I'm gonna bash you.
Welp. It's begun. The rough'n'tough, crash'n'bash part of raising a kid. I definitely didn't think that this stage would already be starting a couple weeks shy of him turning three. And what I didn't expect even more is how I would feel about it.
No fighting. No guns. No swords. No bad guys.
WAY easier said then done.
Actually, now that I have started this new phase in the wide range of WTF-do-I-do phases of parenting, I have found myself to be much more relaxed about the subject.
This spring, while I was out of the house 16 hours a day, 7 days a week teaching and working on a play, my husband introduced Vedder to He-Man. The boy is obsessed. Hand him a sword or baseball bat or even a stick and he will recite the entire opening to the show. He has even talked about how he will be He-Man for Halloween and dada will be Skeletor. Whether or not he understands the show, it absolutely has sparked his imagination.
When we went to Disney a few weeks ago, I cried walking down Main Street, watching Vedder in his new Mickey ears sit on Michael's shoulders, taking in everything. In the three years we have been a family, that has been one of my favorite moments. Then a little voice says "where's my sword?" and I'm snapped back into the silly reality that is raising this kid. "I need a sword to be a Mickey musketeer like Donald and Goofy." This kid never ceases to surprise me.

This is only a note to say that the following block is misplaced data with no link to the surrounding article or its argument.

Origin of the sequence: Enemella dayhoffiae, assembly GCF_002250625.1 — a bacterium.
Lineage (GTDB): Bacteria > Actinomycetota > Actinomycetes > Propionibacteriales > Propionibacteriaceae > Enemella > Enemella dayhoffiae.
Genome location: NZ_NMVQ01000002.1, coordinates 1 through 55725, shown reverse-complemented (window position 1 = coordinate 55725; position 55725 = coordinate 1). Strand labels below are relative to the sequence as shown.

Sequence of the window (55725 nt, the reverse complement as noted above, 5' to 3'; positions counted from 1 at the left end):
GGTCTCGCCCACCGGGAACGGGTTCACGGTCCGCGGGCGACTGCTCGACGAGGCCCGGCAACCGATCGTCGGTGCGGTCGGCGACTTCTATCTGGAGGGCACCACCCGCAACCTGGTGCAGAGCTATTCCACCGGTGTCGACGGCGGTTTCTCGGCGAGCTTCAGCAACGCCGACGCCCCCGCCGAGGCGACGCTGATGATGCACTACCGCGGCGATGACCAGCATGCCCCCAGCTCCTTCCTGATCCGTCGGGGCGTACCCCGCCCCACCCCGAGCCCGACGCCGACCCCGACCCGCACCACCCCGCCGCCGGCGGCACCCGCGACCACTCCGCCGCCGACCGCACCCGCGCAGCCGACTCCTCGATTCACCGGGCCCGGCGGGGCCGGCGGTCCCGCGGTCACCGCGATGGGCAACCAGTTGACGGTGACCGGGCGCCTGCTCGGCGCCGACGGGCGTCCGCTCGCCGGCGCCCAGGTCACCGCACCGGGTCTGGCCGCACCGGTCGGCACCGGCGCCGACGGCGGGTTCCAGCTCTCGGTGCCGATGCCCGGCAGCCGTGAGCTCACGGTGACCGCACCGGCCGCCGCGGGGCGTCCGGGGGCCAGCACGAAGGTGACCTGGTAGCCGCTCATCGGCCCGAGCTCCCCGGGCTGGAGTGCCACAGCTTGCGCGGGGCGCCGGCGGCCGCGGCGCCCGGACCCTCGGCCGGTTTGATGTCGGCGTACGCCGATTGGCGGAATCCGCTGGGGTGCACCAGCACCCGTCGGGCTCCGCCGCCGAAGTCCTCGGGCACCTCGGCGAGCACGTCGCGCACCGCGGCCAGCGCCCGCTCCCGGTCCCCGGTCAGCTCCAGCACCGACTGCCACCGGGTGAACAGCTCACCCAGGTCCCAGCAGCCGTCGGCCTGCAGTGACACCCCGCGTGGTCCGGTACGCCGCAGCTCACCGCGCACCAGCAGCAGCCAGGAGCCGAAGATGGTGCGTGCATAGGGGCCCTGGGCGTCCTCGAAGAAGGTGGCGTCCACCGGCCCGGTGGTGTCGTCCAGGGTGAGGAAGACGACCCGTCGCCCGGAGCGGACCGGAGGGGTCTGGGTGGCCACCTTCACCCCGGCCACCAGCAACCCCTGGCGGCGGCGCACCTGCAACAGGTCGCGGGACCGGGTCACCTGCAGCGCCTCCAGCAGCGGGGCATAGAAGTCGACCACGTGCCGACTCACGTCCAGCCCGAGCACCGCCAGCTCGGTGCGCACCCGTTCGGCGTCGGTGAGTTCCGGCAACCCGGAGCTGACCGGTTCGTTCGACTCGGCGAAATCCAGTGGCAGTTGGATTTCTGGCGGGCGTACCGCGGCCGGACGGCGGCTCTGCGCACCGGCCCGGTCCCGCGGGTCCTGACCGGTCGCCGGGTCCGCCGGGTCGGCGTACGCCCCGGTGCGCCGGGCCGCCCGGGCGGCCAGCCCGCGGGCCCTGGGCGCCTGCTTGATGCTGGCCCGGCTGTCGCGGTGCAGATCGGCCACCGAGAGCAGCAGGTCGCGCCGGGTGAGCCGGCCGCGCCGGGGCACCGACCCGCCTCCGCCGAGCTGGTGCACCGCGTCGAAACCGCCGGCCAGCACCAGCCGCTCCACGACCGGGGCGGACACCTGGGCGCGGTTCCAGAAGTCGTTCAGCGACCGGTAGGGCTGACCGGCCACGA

Did I ever think that his sword fighting and "I'm gonna bash you" language would ever come from those family movie nights of watching old school Disney movies? Ha! Never. But they did. And now that's where his imagination goes to.
And for now my mumma gut is telling me to let him go there. Are the wrestling matches with dad and the water gun fights with Nani going to really make him a bad kid? I try to remind him when he wants to pretend to "bash" that not everyone likes to play that way so he needs to ask first. And I try to remind him that sometimes being too rough can result in someone getting hurt. But I don't say no. I let him play like that. I let him use those words. Not because he's a boy. Because he's a child. Because he's fending off an evil giant to help bring food and sunshine back to his town. Because he is fighting off villains to save a princess who he loves. Because I don't want to tell him his imagination has to be limited to what is PC. Because he is not hurting anyone. And if one day he slips and makes a mistake or goes too far, that will be another moment for us to learn a lesson.
But until that day.. I'll let him play.